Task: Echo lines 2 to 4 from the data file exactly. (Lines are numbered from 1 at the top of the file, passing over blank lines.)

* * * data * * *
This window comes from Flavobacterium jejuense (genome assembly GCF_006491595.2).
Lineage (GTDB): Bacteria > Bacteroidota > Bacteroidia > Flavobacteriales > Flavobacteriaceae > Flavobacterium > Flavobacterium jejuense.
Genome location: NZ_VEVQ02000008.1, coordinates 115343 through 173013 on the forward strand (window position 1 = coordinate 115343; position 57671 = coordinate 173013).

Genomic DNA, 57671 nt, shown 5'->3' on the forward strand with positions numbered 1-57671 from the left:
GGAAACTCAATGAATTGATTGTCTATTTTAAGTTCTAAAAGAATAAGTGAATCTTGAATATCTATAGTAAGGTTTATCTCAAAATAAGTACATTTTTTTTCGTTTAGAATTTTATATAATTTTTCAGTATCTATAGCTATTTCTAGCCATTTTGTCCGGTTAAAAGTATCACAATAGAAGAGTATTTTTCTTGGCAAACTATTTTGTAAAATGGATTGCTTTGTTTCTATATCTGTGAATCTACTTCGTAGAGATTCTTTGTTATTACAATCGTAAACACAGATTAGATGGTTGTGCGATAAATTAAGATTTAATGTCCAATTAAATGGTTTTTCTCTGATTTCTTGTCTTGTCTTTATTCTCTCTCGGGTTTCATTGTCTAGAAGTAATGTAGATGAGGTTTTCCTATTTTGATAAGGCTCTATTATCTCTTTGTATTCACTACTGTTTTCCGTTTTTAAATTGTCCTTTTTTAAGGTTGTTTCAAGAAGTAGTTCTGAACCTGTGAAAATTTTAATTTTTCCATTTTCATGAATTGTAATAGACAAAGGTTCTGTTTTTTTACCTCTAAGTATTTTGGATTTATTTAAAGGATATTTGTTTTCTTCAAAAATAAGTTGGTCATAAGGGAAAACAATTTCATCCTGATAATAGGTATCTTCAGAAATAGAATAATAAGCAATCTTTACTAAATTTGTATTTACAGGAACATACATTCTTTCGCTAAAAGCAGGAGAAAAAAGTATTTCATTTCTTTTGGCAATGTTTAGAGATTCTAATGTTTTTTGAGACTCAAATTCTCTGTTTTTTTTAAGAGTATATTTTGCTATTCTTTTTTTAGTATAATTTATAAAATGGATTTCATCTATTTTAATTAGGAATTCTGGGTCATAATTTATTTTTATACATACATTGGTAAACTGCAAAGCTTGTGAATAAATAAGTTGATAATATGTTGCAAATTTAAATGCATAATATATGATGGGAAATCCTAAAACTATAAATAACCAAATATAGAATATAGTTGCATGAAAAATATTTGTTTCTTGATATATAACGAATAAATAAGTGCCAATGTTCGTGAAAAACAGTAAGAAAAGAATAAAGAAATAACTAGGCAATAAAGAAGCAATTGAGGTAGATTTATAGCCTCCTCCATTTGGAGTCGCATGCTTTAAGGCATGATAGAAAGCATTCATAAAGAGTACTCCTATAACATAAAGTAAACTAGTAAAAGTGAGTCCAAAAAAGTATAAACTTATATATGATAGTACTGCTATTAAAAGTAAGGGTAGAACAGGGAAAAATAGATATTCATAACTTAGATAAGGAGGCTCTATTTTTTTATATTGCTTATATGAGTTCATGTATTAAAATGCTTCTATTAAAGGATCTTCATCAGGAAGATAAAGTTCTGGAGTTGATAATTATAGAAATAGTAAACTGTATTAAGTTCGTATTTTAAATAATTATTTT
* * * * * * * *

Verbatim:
Lineage (GTDB): Bacteria > Bacteroidota > Bacteroidia > Flavobacteriales > Flavobacteriaceae > Flavobacterium > Flavobacterium jejuense.
Genome location: NZ_VEVQ02000008.1, coordinates 115343 through 173013 on the forward strand (window position 1 = coordinate 115343; position 57671 = coordinate 173013).

Genomic DNA, 57671 nt, shown 5'->3' on the forward strand with positions numbered 1-57671 from the left: